Wednesday, November 14, 2012

Titanic Obsessions

Heather Cox Richardson

One hundred years ago, in April 1912, the RMS Titanic hit an iceberg and sank, taking more than 1,500 people with her.

I’ve never been one of those people obsessed with the sinking of the Titanic. When I was a child, my mother carefully pored over the passenger lists and the investigation report and talked of the steerage passengers who died in families; I carefully avoided what seemed to me deadly dull columns of names and numbers. In 1997, when the world wept over the movie about it; I thought Leonardo DiCaprio and Kate Winslet were so annoying I cheered on the iceberg.

But for all my refusal to engage with Titanic obsessions, I find the images in this video strangely fascinating: http://www.rmstitanic.net/100th-anniversary.html.

They seem to me part art, part tomb.

5 comments:

Steven Cromack said...

There is always something about the Titanic that captivates people. This is how after 100 years, an insignificant historical event lives on in the collective unconscious. In many ways, the sunken wreck reminds me of Frost's poem "Stopping by the Woods on a Snowy Evening." The Titanic pulls the onlooker under. The eerie ship is "lovely, dark, and deep. But I have promises to keep, And miles to go before I sleep. And miles to go before I sleep."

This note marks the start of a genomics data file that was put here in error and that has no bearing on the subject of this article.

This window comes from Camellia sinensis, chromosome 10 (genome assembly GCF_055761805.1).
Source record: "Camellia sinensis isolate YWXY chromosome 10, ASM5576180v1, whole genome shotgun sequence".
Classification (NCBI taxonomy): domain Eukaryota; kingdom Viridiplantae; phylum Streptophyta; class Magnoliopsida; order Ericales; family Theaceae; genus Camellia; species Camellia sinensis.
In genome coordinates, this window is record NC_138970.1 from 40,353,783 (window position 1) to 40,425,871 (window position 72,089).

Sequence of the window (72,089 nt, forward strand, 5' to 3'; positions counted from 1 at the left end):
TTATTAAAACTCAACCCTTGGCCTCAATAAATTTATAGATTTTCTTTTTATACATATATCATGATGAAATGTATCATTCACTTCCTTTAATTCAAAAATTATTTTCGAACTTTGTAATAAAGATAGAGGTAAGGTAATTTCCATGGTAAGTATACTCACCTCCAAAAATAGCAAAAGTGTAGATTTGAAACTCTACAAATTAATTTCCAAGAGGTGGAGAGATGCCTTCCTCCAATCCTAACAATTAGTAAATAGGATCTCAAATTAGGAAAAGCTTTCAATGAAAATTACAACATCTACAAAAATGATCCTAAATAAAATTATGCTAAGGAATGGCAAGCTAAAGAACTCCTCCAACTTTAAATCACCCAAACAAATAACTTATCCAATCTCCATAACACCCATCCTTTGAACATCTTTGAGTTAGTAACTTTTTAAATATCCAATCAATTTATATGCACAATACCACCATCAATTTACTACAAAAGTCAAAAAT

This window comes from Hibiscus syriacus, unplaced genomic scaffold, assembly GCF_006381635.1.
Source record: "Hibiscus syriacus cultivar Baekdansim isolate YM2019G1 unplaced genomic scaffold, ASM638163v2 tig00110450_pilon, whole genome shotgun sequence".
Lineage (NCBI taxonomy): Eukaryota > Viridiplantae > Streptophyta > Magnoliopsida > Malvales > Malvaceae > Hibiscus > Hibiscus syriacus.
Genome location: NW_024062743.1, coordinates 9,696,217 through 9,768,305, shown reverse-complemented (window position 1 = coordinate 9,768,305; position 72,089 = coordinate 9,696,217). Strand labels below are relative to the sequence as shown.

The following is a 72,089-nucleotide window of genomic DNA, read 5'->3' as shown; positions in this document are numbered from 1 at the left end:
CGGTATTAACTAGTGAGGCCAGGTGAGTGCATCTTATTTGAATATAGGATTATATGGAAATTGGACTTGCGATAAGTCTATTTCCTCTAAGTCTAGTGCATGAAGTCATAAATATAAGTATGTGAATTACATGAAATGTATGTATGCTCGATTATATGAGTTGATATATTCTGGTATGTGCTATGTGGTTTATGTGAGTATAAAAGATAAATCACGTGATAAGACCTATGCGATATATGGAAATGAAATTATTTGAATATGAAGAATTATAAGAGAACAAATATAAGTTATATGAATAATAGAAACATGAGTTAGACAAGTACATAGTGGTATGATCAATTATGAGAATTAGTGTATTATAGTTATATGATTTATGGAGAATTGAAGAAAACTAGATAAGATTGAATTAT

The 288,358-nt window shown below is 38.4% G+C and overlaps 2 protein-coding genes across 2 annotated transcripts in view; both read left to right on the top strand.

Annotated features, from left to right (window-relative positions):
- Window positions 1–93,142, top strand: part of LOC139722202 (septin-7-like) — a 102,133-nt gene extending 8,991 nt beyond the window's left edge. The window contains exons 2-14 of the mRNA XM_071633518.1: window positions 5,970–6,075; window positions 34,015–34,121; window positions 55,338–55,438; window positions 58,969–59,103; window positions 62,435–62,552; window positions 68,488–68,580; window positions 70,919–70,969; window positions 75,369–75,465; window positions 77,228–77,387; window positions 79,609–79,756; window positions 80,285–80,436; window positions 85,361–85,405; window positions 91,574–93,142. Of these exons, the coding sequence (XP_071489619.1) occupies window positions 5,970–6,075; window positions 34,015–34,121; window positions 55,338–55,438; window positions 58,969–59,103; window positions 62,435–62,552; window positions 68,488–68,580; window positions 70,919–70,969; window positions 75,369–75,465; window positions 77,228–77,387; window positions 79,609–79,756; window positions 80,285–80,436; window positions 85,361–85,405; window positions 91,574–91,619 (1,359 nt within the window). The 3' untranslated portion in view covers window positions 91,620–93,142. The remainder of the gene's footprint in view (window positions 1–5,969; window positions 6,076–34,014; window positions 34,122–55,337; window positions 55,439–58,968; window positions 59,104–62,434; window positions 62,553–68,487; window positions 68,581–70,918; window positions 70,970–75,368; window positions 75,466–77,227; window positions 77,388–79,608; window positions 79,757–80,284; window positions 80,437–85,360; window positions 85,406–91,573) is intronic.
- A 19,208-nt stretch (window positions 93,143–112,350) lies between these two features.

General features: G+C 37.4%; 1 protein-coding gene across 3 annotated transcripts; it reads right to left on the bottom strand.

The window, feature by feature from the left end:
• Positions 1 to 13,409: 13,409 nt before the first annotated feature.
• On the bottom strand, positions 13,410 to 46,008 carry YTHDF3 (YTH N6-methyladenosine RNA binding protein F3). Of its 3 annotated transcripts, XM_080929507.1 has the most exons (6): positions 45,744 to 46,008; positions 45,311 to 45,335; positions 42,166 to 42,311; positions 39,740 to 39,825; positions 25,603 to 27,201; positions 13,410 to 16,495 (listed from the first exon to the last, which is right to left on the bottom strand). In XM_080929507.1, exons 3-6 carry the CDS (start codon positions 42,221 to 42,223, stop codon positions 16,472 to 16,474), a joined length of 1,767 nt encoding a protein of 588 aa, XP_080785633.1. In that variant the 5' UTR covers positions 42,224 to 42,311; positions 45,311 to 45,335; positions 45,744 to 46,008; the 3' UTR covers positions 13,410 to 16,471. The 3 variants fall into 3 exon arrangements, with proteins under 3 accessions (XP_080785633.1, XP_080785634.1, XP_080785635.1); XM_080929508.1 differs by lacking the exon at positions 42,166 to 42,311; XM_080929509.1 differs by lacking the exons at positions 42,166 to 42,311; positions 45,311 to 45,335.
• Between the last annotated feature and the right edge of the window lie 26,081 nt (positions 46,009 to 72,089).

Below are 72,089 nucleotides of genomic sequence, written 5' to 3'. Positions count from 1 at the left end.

hcr said...

I KNEW you would jump at this video, Steve! Will you please tell me what on earth is so captivating about the Titanic? It sank. Why do I care? : )

Steven Cromack said...

See post from last April:

http://histsociety.blogspot.com/2012/04/titanic-and-tip-of-iceberg.html

hcr said...

Humph. I guess I'm just shallow.

Heh, heh, heh.

dan allosso said...

It's weird though, because I also seem unable to see any of the big, Jungian material in the sinking of this boat. Lots of ships sank, and although there is an element of irony in the hubris of the builders, the elements of the story that seem to be of most interest aren't even the ones I'd pursue if I was writing THAT story. But maybe it's just because it happened on my birthday, and so did the shooting of Lincoln. The latter seems so much more memorable (heck, so does my birth!), that the Titanic loses out.